Somebody saw it go out of her sight,
Under the coffin lid–out through the door;
Somebody finds only darkness and blight
All through the glory of summer-sun light;
Somebody’s baby will waken no more.

Somebody’s sorrow is making me weep:
I know not her name, but I echo her cry,
For the dearly bought baby she longed so to keep,
The baby that rode to its long-lasting sleep
In the little white hearse that went rumbling by.

I know not her name, but her sorrow I know;
While I paused on the crossing I lived it once more,
And back to my heart surged that river of woe
That but in the breast of a mother can flow;
For the little white hearse has been, too, at my door.

Source: https://www.familyfriendpoems.com/poem/the-little-white-hearse-by-ella-wheeler-wilcox

Life (as she knows it)

Life (as she knows it)

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What is life but a series of curveballs,
Of deaths which come unannounced,
Of heartaches and tear stained pillows,
Of forevers which end in the now.
Of betrayal by those whom you’d offer,
Your head on the pedestal for;
Of regrets and could haves, all the chances
For which a second, might not arrive.

She believed she had mastered life’s pattern,
All the crannies and nooks on its vast…
But the life that she knew was one sided,
Woven up and knitted out in pain…
She had seen loss one after another,
There was only so much she could take,
‘Fore the unbroken diamond she once was,
Lost its shine, by walling up pain.

If you see her she still is unbroken,
But her shine is never the same.


Side note: There has been a death in the family as a few of my blogging friends know. And that’s the reason for my absence from the blogging world for this month of may. Will get back to your comments and posts as soon as things settle down.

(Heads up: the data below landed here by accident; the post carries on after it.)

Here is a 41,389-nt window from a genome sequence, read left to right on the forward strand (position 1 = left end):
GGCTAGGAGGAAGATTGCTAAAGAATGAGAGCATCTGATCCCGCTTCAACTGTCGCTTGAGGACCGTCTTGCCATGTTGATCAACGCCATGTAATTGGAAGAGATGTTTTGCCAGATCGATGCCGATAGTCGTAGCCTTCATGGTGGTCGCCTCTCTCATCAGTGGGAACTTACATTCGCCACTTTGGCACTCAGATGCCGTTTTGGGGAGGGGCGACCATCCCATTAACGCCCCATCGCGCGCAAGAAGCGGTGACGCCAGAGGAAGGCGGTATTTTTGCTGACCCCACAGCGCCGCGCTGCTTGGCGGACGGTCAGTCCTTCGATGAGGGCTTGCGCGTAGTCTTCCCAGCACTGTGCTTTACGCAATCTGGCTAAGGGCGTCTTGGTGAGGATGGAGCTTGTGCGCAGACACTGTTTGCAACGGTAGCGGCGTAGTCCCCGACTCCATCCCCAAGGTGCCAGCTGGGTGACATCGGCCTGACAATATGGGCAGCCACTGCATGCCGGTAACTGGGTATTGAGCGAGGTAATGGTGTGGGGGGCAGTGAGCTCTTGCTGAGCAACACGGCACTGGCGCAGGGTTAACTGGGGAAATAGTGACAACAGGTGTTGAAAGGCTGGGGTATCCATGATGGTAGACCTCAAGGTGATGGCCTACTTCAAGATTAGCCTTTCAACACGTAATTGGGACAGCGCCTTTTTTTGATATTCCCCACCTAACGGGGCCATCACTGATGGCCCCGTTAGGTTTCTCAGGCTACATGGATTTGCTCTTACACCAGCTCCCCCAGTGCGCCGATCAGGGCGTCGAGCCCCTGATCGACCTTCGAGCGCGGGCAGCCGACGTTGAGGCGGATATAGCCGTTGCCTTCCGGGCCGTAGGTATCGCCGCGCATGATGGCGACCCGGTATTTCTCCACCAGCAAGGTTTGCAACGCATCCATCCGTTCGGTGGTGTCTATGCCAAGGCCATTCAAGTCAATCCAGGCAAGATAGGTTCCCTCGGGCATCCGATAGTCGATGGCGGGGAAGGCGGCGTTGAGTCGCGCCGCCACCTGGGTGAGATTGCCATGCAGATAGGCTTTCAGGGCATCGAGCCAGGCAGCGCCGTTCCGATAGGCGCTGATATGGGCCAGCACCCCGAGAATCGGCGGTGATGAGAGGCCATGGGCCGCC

G- Grief

G- Grief

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They’d tell you they’re sorry,
While you stare at the floor;
Wondering how on earth,
A part of you is now gone;
Their words sound so foreign,
Till your love’s name comes up;
Every mention- a drill,
Burning a hole in your heart,

They’d tell you they’re sorry,
And you wonder what for-
It wasn’t their fault,
Heck it wasn’t anyone;
You envision them strolling to
The arms of their love;
Looking down through welled eyes,
At the emptiness of yours.

They’d tell you they’re sorry,
And that they understand,
But you know they cannot fathom
The loss you incurred,
So you nod as they murmur
Words, meant to comfort-
Praying to God, he Is at much
Much more peace, than you are.

B- Baby in heaven

B- Baby in heaven

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Silence blankets the room,
I see your pale feet,
Hanging,
From a gloved hand-
Silence blankets the room.

Joy washes over me-
9 months of weight,
18 hours of- my God-
Torturous pain,
Relief washes over me, but
Silence blankets the room.

A life- I have carried a life,
A symbol- of my other half,
A sign- we were meant to be,
My baby- I see his feet
But-
Silence blankets the room.

Silence blankets the room,
Seconds turn to minutes,
My baby’s chest-
Doesn’t move,
His voice- goes unheard,
Eyes…
It dawns on me as,
Silence blankets the room.


Towards the end of last year, i did six weeks of obs and gynae shift. I saw Joy, pain and loss. I remember a patient who was in the hospital from 9am to around 7pm who was in labour, with the knowledge that the baby was dead. I can’t even imagine the strength it takes to go through the pain of childbirt, knowing the baby within has no heartbeat. And my sister (also a medical student) saw a similar case, and this time, it was actulaly triplets, To lose three kids all at the same time… For me, these women are survivors.

The beautiful image above is courtesy of Pinterest/ Anything will do

On Loss-

On Loss-

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There is no preparation, no test; neither assignment nor hint to prepare us for certain things in this world. We see tales of tragedies and its almost always someone else’s family, no one expects its going to be theirs. No one prepares for that. And then it happens.
The dreaded phone call which brings our carefully crafted glass house of security, crashing with one single statement- “I’m sorry”.

Sorry. And you wonder what they are sorry for. Sorry for the fact they couldn’t save “her”, sorry that it was too late, sorry there’s little they they can do to appease your pain, sorry that they have to be the bringer of bad news, or simply sorry for the departure of another beautiful soul from the world.

There is no preparation, no practice… In that Moment, you either walk across the broken shards feeling the loss with every stinging sensation or, you stare unmoving, long and hard at the broken pieces. Nothing can prepare you for that split second reaction. You either grieve or you don’t…

The above image is courtesy of: Campus health.unc